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THE WORLD | NEWS ANALYSIS

U.S. Is Taken Aback by Attacks

June 11, 2003|Robin Wright | Times Staff Writer

WASHINGTON -- President Bush's rare public rebuke of Israel for launching two attacks on Palestinians in the space of a few hours triggered an uncomfortable confrontation Tuesday over the peace "road map" that came much sooner than Washington had anticipated.

The White House was caught off guard by Israel's attempted assassination of Abdulaziz Rantisi, a senior leader of the extremist group Hamas, then was further unsettled by a second Israeli strike launched around the same time as a Palestinian attack.

"I'm concerned that the attacks make it more difficult for the Palestinian leadership to fight off terrorist attacks. I also don't believe the attacks helped Israeli security," a grim-faced Bush said.

Since leading a Mideast peace summit last week in Aqaba, Jordan, the president had been prepared to lean on the parties if they appeared to waver in their commitment to reaching a final settlement. But Washington had not expected the road map to be in trouble even before the new U.S. coordinator, John Wolf, arrived in the region this week to begin implementing it, according to U.S. officials.

Washington interpreted Tuesday's violence -- which followed a weekend assault on Israeli troops -- as open defiance of an agreement by Israeli Prime Minister Ariel Sharon to give Palestinian Authority Prime Minister Mahmoud Abbas time to build a new security force so that he could contain Islamic extremists, the sources said.

Bush did not call Sharon on Tuesday, but White House and State Department officials spent the day working the phones in what White House spokesman Ari Fleischer described as a "full-court press" on their Israeli counterparts, urging restraint.

But beyond exhorting both sides, the Bush administration has limited options, unless it takes a radical step such as deploying Americans to keep the peace, said Martin Indyk, a former U.S. ambassador to Israel.

"Being upset with the Israelis will not do the work," said Indyk, now director of the Brookings Institution's Saban Center. "They have to have an alternative to Israel taking action, and it doesn't exist. What do we do in the meantime?"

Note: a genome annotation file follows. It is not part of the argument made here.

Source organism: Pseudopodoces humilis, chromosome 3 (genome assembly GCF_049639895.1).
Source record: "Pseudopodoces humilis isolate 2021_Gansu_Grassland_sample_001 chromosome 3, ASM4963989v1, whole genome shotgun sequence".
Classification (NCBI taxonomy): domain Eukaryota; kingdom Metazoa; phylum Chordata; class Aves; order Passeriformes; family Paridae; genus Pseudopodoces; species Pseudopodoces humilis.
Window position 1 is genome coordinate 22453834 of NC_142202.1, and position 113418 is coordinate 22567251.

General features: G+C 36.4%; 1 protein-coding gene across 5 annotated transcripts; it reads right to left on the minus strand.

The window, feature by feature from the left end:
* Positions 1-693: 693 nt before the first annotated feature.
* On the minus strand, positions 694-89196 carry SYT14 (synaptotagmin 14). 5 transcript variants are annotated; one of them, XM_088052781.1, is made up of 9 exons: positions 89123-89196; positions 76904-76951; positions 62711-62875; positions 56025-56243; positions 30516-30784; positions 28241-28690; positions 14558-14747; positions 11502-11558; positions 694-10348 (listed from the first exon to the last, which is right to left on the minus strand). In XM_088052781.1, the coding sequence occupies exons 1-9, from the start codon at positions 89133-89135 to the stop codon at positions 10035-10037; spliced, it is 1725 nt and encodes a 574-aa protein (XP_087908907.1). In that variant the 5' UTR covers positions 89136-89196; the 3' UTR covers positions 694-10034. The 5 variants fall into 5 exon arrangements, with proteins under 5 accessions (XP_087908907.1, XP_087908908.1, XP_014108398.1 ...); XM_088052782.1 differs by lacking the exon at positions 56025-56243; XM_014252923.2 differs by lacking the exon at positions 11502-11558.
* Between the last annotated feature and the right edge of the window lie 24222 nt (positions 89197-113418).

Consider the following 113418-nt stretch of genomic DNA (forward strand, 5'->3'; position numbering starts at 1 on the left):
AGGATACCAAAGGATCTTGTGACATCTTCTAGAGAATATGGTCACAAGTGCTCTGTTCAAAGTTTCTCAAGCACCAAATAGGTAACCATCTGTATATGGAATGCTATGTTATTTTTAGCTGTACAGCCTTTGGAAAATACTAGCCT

The Israeli government told Washington that Sharon had pledged in Aqaba to make concessions and even take risks for peace but that he won't compromise on his nation's security, Israeli envoys said.

"We know Abbas is not ready, not strong enough yet. So during this interim twilight period -- which could be two weeks, two months, who knows how long? -- is Hamas to think it's immune?" said an Israeli envoy, speaking on condition of anonymity. "We know it will do attacks, so we can't let Hamas think that because Abbas is building up his power, Israel will sit back and do nothing."

Bush found the attack on Rantisi troubling, Fleischer said, "particularly as a result of the new environment that has been created in the post-Aqaba era."

While the president "wants to remind all parties about their responsibilities," Fleischer added, "today, he reminds Israel."

The administration was taken aback by the sequence of events Tuesday.

Israel has carried out dozens of so-called targeted killings and has never notified Washington of its plans in advance, U.S. officials said. Neither did it warn the White House before unleashing the helicopter gunship strike on Rantisi in the Gaza Strip, they said.

The attempted assassination followed a joint weekend assault by Hamas and two other militant Palestinian groups at Gaza's Erez crossing that killed four Israeli soldiers.

The timing of the attempt against Rantisi was considered particularly difficult.

Notified shortly after 7 a.m., Bush ordered an initial round of telephone calls by his senior foreign policy team to convey a strong message: The United States understood Israel's need to defend itself, but the timing was not appropriate, according to U.S. and Israeli officials.

Then, as Palestinians fired six rockets into Israel in retaliation, Israeli tanks and helicopter gunships launched a second attack on the area where the rockets were fired, killing three Palestinians and wounding more than 30.

The follow-up raid left the administration scrambling to figure out why the president's messages had not been heeded.

"We don't know whether it was the result of someone saying, 'Ignore those phone calls,' or whether the phone calls didn't get to the right people," an administration official said.

"But we do know enough that we think that something other than what happened should have happened," he added. "We're disappointed."

In a further pointed admonition, Bush urged "responsible" leadership to implement the road map, which calls for a provisional Palestinian state by the end of this year and a final settlement by the end of 2005.

"I believe with responsible leadership by all parties, we can bring peace to the region. And I emphasize all parties must behave responsibly to achieve that objective," he told reporters.

Fleischer said the president still believes Sharon is committed to pursuing peace efforts.

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